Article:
The Consumer Ombudsman has petitioned the Market Court for a decision on whether Helsingin Sanomat, which is published by Sanoma Osakeyhtiö, can distribute advertising supplements to consumers with a "no advertising" sticker on their mailbox. Mr. Hannu Syrjänen, SanomaWSOY's President and Chairman of Federation of the Finnish Media Industry, says that if implemented, the view of the Consumer Ombudsman would cause significant problems to the Finnish newspaper and magazine publishing sector.
"The Consumer Ombudsman's decision to take the distribution of advertising inserts delivered between newspapers to the Market Court is unprecedented. If the view of the Consumer Ombudsman is implemented, it will cause significant problems to the Finnish publishing industry, both newspapers and magazines, many of them with inserts placed between them for distribution.
"As a product, a newspaper consists of several different elements of which inserts are an essential one. The paper is a mass product distributed in an identical form to all subscribers in the same area. No newspaper publisher has the technical or financial possibilities to change the content of the paper to satisfy the wishes of individual subscribers.
"It is the reader's conscious choice to subscribe to a paper that contains advertisements. The entity consisting of articles and advertisements does not constitute advertising whose distribution a consumer could prohibit by referring to his right to refuse receiving direct advertising. The prohibition possibility would also be conflicting with the freedom of expression protected by the Constitution, because it would mean that an outsider, and not the publisher, could in advance determine the content of the paper, of which inserts are a part. The freedom of expression also applies to advertising.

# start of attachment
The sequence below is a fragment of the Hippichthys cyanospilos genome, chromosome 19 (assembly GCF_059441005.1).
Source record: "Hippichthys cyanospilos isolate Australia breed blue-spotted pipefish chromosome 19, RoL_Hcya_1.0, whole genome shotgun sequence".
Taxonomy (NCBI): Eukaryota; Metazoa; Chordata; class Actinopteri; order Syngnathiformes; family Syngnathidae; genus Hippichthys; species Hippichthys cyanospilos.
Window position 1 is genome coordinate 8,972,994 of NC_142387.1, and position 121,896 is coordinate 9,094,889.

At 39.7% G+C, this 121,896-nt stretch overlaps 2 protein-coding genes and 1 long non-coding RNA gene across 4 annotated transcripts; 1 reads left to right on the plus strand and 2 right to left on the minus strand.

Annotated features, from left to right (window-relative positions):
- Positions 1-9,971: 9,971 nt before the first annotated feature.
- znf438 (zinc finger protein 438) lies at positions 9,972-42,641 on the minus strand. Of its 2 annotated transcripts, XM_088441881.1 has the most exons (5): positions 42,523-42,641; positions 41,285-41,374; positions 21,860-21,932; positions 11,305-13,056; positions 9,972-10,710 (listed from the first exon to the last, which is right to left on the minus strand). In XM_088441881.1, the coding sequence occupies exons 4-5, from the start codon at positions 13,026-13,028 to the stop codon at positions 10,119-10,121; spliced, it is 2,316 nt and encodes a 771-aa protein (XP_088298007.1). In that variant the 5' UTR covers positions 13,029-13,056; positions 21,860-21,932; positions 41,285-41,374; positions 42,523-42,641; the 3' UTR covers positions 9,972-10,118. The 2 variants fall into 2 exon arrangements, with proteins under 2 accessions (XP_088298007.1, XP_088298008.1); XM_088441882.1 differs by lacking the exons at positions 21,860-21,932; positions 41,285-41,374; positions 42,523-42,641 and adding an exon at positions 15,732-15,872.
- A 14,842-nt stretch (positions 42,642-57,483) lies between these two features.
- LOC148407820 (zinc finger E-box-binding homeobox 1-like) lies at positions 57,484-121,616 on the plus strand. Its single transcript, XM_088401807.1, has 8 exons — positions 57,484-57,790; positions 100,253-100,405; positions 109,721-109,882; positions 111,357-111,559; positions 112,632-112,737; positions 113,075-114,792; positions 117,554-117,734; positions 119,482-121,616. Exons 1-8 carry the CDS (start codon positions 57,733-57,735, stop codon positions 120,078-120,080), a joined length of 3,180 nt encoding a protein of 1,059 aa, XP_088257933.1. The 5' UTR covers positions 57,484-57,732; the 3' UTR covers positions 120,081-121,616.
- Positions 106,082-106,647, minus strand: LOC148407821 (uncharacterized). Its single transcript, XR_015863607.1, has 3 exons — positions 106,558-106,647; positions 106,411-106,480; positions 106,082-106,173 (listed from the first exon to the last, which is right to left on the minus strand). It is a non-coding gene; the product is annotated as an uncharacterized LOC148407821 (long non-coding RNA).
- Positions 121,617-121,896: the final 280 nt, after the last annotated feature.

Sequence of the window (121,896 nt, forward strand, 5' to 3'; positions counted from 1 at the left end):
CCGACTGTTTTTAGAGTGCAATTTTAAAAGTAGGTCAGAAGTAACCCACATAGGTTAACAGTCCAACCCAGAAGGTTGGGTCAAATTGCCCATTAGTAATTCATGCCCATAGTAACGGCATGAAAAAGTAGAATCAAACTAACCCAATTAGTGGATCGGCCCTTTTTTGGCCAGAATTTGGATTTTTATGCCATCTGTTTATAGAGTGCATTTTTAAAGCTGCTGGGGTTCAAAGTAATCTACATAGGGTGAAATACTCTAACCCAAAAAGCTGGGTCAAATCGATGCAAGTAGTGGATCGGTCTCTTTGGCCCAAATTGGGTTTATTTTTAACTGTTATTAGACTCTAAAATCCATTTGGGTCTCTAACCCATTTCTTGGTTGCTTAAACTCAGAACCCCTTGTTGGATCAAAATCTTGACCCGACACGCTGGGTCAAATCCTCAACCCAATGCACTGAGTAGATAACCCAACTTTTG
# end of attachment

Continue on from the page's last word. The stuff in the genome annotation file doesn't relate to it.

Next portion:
"For example, a subscription of Helsingin Sanomat is a contract based on civil law, made between Sanoma Corporation and the subscriber, and its content is determined in accordance with the subscription conditions. By subscribing to Helsingin Sanomat, the subscriber has expressed his wish to receive Helsingin Sanomat exactly in its existing form according to the subscription conditions. In our view, it is self-evident that the majority of subscribers who have placed "no advertisements" stickers on their letterboxes would not want to be deprived of the information contained in the daily newspaper. Advertisements are an essential element of this content.
"If the Consumer Ombudsman demands that the inserts should be removed, he should on the same grounds demand that all advertisements should be removed from newspapers. The outcome for the consumer would be a newspaper or a magazine whose content would be more meagre and its price would be prohibitive. This starting point is impossible. The inserts are an integral part of the paper just like its journalistic content and the advertisements printed on its pages."